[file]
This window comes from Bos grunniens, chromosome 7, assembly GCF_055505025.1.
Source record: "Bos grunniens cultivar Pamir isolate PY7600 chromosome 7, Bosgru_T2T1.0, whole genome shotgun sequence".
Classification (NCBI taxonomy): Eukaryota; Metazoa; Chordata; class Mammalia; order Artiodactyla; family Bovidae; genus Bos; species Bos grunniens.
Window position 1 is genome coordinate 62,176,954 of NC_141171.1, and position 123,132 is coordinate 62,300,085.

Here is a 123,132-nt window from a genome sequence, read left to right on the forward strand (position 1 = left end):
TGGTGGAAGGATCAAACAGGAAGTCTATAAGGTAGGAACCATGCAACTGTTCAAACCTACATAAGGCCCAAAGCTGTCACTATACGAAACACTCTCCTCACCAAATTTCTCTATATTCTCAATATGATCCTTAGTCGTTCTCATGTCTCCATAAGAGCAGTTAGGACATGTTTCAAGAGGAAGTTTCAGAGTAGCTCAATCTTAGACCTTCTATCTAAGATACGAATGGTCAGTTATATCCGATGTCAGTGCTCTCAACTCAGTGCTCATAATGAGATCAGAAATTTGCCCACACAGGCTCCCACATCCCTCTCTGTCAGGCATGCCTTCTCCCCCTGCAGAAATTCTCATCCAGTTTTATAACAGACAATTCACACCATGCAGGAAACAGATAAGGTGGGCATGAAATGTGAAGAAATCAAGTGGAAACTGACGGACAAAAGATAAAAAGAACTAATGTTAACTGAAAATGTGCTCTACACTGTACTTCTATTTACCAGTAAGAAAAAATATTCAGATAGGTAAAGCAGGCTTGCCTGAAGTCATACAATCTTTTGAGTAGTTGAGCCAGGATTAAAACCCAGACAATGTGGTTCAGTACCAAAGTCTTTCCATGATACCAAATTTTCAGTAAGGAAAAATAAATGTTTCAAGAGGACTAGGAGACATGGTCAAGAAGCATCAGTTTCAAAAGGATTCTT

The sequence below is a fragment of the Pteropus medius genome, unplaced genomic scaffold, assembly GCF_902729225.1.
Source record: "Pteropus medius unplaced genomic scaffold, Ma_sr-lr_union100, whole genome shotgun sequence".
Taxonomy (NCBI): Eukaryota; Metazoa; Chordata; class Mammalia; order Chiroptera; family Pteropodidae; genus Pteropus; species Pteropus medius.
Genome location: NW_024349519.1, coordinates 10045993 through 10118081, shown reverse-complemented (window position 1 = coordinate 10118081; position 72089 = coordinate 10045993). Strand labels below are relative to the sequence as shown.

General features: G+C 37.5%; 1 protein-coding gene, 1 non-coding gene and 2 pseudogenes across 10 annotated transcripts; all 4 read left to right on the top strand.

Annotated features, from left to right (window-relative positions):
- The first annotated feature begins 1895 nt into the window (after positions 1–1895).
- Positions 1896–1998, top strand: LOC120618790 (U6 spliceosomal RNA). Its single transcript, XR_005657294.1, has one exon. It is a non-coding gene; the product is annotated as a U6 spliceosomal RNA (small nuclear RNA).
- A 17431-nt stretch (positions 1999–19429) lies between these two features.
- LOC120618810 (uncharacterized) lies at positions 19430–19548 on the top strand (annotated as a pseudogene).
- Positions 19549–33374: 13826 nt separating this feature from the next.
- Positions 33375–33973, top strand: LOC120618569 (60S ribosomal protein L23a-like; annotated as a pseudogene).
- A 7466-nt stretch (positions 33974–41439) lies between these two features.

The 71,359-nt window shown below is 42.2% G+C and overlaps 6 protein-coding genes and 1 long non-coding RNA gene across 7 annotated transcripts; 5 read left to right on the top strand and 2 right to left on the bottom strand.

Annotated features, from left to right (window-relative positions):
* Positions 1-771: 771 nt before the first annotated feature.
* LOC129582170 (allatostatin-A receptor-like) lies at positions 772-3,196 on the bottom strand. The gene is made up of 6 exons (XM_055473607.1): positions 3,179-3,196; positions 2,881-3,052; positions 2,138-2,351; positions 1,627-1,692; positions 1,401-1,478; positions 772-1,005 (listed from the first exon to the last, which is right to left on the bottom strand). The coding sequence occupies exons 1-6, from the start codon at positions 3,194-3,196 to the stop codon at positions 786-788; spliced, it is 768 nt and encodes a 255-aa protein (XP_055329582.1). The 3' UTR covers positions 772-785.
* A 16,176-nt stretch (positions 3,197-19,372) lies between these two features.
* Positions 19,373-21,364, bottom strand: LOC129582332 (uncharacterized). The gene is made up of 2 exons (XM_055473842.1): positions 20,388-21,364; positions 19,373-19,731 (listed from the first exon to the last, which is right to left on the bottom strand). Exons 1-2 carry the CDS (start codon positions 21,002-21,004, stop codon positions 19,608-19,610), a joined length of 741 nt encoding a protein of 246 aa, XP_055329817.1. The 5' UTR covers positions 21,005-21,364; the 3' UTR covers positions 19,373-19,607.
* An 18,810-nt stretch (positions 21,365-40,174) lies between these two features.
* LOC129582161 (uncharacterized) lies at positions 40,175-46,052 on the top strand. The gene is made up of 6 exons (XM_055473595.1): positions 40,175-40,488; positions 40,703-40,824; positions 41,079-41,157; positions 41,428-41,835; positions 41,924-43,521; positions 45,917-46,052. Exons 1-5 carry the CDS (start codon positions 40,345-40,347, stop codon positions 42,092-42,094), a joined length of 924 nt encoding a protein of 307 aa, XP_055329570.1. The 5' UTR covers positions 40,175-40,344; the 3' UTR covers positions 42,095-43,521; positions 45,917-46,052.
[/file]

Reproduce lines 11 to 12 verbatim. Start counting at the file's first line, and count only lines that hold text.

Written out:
General features: G+C 37.5%; 1 protein-coding gene, 1 non-coding gene and 2 pseudogenes across 10 annotated transcripts; all 4 read left to right on the top strand.

Annotated features, from left to right (window-relative positions):